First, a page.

“This was my very first music video production,” Johnston said. “Polly had the music video in her mind for many years. She knew what she wanted and how it was going to look. I synchronized her music to the video. There were only a few times in the video when I was recording sound at the same time, which was when she was walking at the very start of the video.
“We went to two places for the filming of the video; near Miles City and the mouth of the Clark Fork River. In total, we spent about two weeks time to create the music video.”
A Panasonic GH4 and a Phantom IV drone were the principal cameras used to create the music video.
“Polly loves what she does and is so enjoyable all of the time. The hospitality shown to me by her and her family was amazing,” Johnston said.
According to Johnston, his interest in video began at the age of 13.
“I have taken video courses at Flathead Valley Community College in Kalispell and classes online from Berkley College of Music out of Boston,” Johnston said. “I also do a good deal of reading blogs, watching videos, and many trials and errors. This is my passion.”
CAVILL WAS the director and choreographer for the video and had very clear ideas of how the action would move into and out of each scene. There is a dangerous stunt involving Cavill holding a huge 8-pound stone close to her and falling backward into the very cold water of the Clark Fork River.
Cavill wrote about the symbolism of the scene: “The rock signified for me that the heartbreak he handed me when he walked away from our love, was enough to sink me. The rock was his denial that he loved me.”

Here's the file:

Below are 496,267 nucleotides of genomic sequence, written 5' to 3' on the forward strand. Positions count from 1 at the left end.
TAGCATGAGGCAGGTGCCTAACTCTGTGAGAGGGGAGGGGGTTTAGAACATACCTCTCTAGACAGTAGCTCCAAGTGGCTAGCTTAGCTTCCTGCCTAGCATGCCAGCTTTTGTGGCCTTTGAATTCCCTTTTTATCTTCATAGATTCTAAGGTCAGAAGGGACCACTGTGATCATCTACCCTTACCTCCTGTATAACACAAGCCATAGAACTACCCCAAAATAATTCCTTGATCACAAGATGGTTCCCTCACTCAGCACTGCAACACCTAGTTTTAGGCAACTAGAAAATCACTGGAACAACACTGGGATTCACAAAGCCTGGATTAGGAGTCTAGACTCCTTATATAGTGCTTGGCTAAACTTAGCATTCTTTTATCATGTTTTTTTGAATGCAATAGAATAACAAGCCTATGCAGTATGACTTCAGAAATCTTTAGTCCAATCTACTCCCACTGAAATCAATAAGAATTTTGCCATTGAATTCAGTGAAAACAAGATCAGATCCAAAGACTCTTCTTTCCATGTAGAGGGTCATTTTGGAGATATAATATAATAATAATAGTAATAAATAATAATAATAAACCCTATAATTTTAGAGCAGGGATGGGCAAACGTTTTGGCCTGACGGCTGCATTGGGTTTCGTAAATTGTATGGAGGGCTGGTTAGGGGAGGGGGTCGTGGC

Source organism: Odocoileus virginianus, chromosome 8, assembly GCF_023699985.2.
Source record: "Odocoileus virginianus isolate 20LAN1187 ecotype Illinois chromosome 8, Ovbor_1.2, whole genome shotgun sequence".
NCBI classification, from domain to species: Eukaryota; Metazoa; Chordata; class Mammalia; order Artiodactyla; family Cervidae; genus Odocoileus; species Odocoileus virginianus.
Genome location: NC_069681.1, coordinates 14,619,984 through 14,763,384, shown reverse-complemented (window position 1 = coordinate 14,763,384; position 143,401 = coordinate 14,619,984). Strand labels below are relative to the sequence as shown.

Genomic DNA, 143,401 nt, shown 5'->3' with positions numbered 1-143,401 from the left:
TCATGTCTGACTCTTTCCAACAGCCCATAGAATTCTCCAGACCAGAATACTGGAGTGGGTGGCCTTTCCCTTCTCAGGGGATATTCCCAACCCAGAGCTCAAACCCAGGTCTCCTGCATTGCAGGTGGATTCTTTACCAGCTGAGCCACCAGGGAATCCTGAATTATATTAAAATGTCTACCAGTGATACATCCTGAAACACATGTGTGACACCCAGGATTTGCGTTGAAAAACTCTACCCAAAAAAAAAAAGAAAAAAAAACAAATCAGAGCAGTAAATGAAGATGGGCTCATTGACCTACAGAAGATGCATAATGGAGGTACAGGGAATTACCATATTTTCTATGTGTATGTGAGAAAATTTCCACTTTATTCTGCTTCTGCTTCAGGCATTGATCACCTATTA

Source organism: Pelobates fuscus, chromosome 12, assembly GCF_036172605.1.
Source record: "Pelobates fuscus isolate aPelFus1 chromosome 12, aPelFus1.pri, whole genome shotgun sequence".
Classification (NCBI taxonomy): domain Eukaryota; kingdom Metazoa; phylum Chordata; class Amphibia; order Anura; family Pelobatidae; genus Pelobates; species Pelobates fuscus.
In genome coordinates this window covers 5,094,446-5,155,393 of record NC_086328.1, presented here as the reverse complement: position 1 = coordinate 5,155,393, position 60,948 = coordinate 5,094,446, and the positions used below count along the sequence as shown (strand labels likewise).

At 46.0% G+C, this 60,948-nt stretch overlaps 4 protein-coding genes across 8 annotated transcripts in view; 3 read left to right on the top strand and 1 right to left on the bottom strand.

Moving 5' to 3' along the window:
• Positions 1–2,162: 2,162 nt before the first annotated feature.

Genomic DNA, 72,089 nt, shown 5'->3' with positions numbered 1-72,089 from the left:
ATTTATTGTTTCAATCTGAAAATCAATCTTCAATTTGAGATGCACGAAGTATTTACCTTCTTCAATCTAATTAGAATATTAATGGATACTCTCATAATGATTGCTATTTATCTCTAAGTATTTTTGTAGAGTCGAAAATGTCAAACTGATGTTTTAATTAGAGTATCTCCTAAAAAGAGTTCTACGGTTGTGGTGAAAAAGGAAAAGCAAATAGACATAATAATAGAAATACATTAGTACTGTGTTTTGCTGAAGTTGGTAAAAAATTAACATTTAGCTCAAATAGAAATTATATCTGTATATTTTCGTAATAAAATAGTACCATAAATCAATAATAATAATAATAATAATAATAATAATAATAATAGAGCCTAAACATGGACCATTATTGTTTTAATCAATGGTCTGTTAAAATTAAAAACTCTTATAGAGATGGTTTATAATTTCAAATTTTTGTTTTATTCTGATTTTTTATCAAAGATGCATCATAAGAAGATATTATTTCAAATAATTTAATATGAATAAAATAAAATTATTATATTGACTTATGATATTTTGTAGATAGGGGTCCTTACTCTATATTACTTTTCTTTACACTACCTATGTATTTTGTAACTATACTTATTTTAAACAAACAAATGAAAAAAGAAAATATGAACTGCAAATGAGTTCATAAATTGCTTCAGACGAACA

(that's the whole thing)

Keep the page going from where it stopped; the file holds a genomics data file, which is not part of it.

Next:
These scenes were filmed in June 2016, when the river was high and the cold waters were moving turbulently. Three hours later, and after many takes, Cavill was in a near-hypothermic state when the last shot for the stunt was completed.
This music video soon helped propel her music around the world to people in Israel, Australia, many countries in Asia, and American troops serving in Afghanistan. The technology of the 21st century has made it much easier for singers and songwriters to be noticed by recording companies.
Cavill’s music is currently on Music Xray, a website where recording company producers listen to the music and rate it. She reported that two recording companies contacted her and expressed a strong interest in her music. One company is in talks with her for the possible use of her song “Forever More” in a movie soundtrack. She continues to look at the offers submitted by the recording companies and screens them very carefully.
Cavill said that there is more music coming soon.
“I have at least 12 songs ready for the next album. My plan is to complete my newest album around June of this year,” she said. “I am super excited through the love and support of those many people in my hometown. My goal is to become a songwriter and have a regular life, too.”
Cavill’s upcoming album is titled “Unshakable.”
“The title refers to my unshakable faith. I know God has His hands in my life,” she said. “I strongly believe that faith can and does move mountains.”
Reporter Douglas Wilks can be reached at email@example.com or 406-826-3402.